If you have ever been anywhere near a writing group or book festival of any kind, you will know that writers come in all shapes and sizes, from big robust circles, to tiny stabby stars. They come in different flavours too, from cool, classic vanilla, to eyeball-exploding, triple-hot chilli sauce.
Thrillers With Attitude is on a mission to find out what makes these weirdly-shaped and strangely-flavoured writers tick.
My guest this week is poet, musician, teacher, and fellow presenter on Lochbroom FM, Jon Miller.
Hi Jon, welcome to the Literary Smorgasbord.
Tell me a little about yourself – where did you grow up?
I spent the first seven years of my life in India and Africa: Mumbai and Kenya though there was also about a year spent in Zanzibar. My father was a banker; my mother busied herself being a mother. We lived the colonial life in the dying days of Empire. We had live-in servants, nannies, large cars. My father appears to have fought the Mau Mau during the Uprising but no-one seems to want to talk about this in the family. He had some strange scars and his regiment did not have a good reputation. We had holidays in the Seychelles and there are old 8mm reels of film of us cavorting on white beaches our hair bleached by years in the sun. I have the moles and the skin damage to prove it.
When we came back to Glasgow, I grew up in and around Broomhill and Partick in the West End. I also grew up inside my body and my mind as they tried to make sense of each other. Most of the time was spent up trees, on bikes, playing football, exploring disused railway tunnels and discovering pornographic magazines discarded in hedgerows beside the allotments.
What were you like at school?
I watched myself attend school without much purpose or understanding as to why I was there. It was something that was happening to me, like body hair or the burgeoning notion of a future. I was good at football but average at everything else apart from English which I was also rather good at. Once I discovered books I read voraciously and the football faded into the background.
What are you passionate about?
I get passionate about playing music, politics.
Tell me about your route into teaching.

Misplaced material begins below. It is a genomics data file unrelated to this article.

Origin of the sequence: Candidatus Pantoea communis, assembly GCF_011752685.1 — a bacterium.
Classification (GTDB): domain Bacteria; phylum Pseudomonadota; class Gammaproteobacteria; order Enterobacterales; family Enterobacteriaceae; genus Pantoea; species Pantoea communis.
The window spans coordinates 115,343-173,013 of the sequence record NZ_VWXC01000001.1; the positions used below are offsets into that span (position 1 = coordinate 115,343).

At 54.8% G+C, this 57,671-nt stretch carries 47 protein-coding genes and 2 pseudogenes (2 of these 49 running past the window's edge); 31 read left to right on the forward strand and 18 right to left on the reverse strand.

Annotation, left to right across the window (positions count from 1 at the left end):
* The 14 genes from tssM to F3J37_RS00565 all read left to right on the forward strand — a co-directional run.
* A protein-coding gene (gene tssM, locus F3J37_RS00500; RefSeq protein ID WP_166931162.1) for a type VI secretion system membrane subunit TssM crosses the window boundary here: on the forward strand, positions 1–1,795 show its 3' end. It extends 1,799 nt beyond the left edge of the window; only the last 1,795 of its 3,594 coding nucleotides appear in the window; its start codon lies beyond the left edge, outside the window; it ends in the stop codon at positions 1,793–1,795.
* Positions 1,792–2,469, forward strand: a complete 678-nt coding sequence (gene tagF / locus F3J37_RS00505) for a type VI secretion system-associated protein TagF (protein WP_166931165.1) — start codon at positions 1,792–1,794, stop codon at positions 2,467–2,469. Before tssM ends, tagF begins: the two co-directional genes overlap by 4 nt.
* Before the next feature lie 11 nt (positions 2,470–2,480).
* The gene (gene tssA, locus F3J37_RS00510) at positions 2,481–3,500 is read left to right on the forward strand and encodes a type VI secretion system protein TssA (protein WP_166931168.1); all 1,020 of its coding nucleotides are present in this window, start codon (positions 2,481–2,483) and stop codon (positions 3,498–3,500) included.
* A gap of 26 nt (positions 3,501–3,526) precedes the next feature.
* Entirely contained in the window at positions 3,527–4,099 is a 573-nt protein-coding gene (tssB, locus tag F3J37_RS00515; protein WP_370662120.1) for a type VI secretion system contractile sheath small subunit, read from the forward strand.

I had spent as long as I possibly could avoiding a proper job. I was writing – poetry and fiction – getting published but not really earning anything (I didn’t realise then that it takes a very long time for this to happen). I was eventually officially declared ‘destitute’ – perhaps my highest accolade – but by this time I had a young family. Teaching was something I knew I’d be good at so it suggested itself as a way of finding money (which you don’t find as a writer).
Was it something you wanted to do?
‘Wanting’ is as strange word. I found myself doing it and found it was energising and involving and rewarding although I was not aware that this would be the case before I started. Is ‘wanting’ unconscious? Are you impelled towards things that are good for you even if you are not fully aware of the reason for your choices? Teaching was not something I intended doing yet here I am still doing it so something must have worked out okay.
How did your expectations of the job match up to the reality?
Perfectly – I knew what to expect, had few expectations and they were all fulfilled. I realise now that I have helped a hell of a lot of kids get to a place that has done them a lot of good and that was something I hadn’t considered.
Do you ever get frustrated by the books or poems you have to cover in class?
There are many different ways to be frustrated with books/poems. We choose most of the texts we teach: these are selected for varying reasons, not all of them literary. There are very few texts we ‘have’ to cover by diktat. Those that we have to are of varying degrees of success in their composition. Some barely qualify as literature, some are deemed ‘classics’ – that might be the same thing. If you teach a particular text for many years you gain an intimate understanding of its flaws and successes.
Are there any you personally don’t rate or actively dislike?
Yes – but it would be churlish of me to mention them and I lack churl.